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January 27 COVID-19 update: Tenn. reports 3,400 additional COVID-19 cases, 154 deaths

Metro reports 159 new cases, 7 deaths
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Posted at 9:42 AM, Jan 27, 2021
and last updated 2021-01-27 17:42:38-05

NASHVILLE, Tenn. (WTVF) — The Tennessee Department of Health reported 3,400 new COVID-19 cases on Wednesday, bringing the total number of cases reported to 715,806.

As of Wednesday, 668,021 cases are now considered recovered. Wednesday's rate of positive tests is 11%.

154 additional Tennesseans have died from COVID-19. TDH has attributed 9,316 deaths to the virus.

Hospitals statewide reported 2,003 current COVID-19 patients overnight. Researchers at Vanderbilt University said statewide hospitalizations have dropped about 40% since early January.

Metro Public Health officials reported 159 new cases of COVID-19 and seven additional deaths.

This brings Davidson County's total number of cases to 83,227. Right now, there are 4,774 active cases and 77,887 are now considered to be inactive/recovered.

Health officials said there have been six new confirmed deaths reported in the past 24 hours -- two 68-year-old men, a 54-year-old man, a 75-year-old man, a 59-year-old woman and a 56-year-old woman, all with underlying health conditions. One new probable death was also reported -- a 74-year-old woman with underlying health conditions.

As of Wednesday, 533 people in Davidson County have died after a confirmed case of COVID-19. Including both confirmed and probable cases, 566 deaths have been attributed to COVID-19.


Metro also reported the following data:

New cases per 100,000 people: 62.0
Seven-day percent positive of COVID-19 tests: 12.7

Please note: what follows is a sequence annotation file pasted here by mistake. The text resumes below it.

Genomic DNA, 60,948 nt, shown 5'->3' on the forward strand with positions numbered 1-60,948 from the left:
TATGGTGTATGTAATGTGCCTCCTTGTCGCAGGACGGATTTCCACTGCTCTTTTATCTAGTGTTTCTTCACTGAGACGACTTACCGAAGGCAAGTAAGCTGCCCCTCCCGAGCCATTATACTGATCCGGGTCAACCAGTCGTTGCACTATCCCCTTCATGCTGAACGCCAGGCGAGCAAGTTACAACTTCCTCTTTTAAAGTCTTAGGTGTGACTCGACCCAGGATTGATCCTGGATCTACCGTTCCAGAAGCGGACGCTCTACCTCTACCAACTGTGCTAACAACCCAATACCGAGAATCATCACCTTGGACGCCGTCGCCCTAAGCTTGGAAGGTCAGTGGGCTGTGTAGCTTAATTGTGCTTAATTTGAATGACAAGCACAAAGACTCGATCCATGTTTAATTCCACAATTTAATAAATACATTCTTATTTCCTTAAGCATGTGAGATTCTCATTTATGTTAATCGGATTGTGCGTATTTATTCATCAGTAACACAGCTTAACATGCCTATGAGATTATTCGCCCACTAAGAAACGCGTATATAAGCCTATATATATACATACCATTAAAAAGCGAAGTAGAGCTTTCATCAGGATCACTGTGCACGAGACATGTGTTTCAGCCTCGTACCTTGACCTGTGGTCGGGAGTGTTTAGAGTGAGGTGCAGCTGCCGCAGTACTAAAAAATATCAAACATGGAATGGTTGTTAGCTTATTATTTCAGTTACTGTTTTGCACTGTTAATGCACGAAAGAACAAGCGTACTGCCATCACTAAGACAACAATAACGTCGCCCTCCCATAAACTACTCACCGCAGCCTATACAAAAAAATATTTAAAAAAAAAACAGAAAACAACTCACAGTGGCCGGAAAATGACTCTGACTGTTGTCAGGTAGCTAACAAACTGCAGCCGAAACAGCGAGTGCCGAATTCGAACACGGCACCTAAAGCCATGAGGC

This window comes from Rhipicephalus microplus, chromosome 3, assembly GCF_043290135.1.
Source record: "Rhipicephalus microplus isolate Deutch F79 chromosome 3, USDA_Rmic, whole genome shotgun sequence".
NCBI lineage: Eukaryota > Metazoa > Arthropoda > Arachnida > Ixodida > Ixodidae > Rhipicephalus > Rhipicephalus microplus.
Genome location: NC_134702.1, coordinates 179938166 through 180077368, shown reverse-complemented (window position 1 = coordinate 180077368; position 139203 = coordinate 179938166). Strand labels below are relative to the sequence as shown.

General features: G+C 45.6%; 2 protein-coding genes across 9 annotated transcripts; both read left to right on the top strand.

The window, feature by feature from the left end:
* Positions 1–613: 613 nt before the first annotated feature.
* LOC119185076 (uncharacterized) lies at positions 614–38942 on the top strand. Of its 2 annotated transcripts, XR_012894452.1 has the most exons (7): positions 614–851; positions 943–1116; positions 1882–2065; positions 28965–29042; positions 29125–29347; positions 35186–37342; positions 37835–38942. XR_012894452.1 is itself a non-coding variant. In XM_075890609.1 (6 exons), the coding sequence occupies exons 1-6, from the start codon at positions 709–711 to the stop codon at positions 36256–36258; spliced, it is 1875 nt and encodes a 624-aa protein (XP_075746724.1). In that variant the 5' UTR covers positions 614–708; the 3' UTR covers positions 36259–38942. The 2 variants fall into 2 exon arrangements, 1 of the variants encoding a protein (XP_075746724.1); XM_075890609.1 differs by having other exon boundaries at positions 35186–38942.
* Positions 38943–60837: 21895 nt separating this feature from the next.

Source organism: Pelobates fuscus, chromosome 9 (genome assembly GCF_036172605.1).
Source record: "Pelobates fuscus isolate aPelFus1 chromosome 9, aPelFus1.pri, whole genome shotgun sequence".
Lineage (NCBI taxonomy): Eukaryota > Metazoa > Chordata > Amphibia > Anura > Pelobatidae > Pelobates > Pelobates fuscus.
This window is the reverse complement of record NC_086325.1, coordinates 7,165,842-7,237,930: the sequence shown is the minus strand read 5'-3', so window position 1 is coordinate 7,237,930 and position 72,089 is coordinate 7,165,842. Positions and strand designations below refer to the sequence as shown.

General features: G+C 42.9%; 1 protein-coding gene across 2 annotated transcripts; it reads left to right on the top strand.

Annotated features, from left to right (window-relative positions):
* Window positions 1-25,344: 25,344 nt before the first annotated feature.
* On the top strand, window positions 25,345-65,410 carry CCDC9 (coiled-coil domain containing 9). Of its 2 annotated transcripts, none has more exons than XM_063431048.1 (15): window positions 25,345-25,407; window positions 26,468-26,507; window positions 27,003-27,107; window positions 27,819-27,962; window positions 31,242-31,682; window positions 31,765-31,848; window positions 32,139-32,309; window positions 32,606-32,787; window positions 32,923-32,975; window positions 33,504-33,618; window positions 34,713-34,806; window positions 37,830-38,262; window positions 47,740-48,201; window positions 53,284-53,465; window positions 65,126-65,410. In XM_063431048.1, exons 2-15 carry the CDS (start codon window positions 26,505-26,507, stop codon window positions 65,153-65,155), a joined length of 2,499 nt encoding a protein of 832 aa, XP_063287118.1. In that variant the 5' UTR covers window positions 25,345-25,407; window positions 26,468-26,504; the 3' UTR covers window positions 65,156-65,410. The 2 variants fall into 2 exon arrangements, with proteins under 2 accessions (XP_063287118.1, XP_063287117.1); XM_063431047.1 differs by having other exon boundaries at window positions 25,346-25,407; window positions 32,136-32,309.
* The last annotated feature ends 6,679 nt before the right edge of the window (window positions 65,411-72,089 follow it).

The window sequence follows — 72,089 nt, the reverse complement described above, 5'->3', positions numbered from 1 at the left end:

Available Middle Tennessee hospital beds: 13 percent
Available Middle Tennessee ICU beds: 8 percent

The MPHD COVID-19 Hotline received 834 calls on Tuesday, January 26, 2020.

Total number of cases: 83,227
Cases reported in the past 24 hours: 159

Cases by sex
Male: 39,379
Female: 43,092
Unknown: 756

Cases by Race
Asian 2.0%
Black or African American 18.0%
Other Race 13.4%
Pending 7.9%
Two or More Races 0.3%
Unknown 15.2%
White 43.1%

Deaths by Race
Asian 14
Black or African American 176
Other 34
White 336
Pending 6

Deaths by Zip Code
37013 58
37211 56
37115 47
37207 34
37215 19
37216 18
37076 21
37221 17
37214 17
37218 16
37210 14
37209 15
37138 16
37072 12
37206 11
37205 12
37217 11

Cases by age

Unknown145
0-103,906
11-208,380
21-3023,367
31-4016,210
41-5011,058
51-609,319
61-706,089
71-803,013
81+1,740
Total83,227
Inactive/Recovered77,887
Deaths566
Total active cases4,774


MORE TENNESSEE COVID-19 COVERAGE

See all our coronavirus coverage here

COUNTY-BY-COUNTY CASES IN TENNESSEE

What is COVID-19 (a.k.a. the new coronavirus?)

According to the World Health Organization, coronaviruses (CoV) are a large family of viruses that cause illness ranging from the common cold to more severe diseases. Examples include the Middle East Respiratory Syndrome (MERS-CoV) and Severe Acute Respiratory Syndrome (SARS-CoV). A novel coronavirus (nCoV) is a new strain that has not been previously identified in humans. COVID-19 stands for "Coronavirus disease 2019," which is when this strain of the coronavirus was discovered.

What are the symptoms?

The CDC says patients confirmed to have the 2019-nCoV reportedly had mild to severe respiratory illness with:

  • Cough
  • Shortness of breath or difficulty breathing

Or at least two of the following symptoms:

  • Fever
  • Chills
  • Repeated shaking with chills
  • Muscle pain
  • Headache
  • Sore throat
  • New loss of taste or smell

At this time, the CDC believes symptoms could appear as soon as two days after exposure, or as long as 14 days.

Prevention

The CDC is recommending "common sense" measures such as:

  • Wash your hands often with soap and water for at least 20 seconds. If soap and water are not available, use an alcohol-based hand sanitizer.
  • Avoid touching your eyes, nose, and mouth with unwashed hands.
  • Avoid close contact with people who are sick.
  • Stay home when you are sick.
  • Cover your mouth and nose with a cloth face cover when around others.
  • Cover your cough or sneeze with a tissue, then throw the tissue in the trash.
  • Clean and disinfect frequently touched objects and surfaces.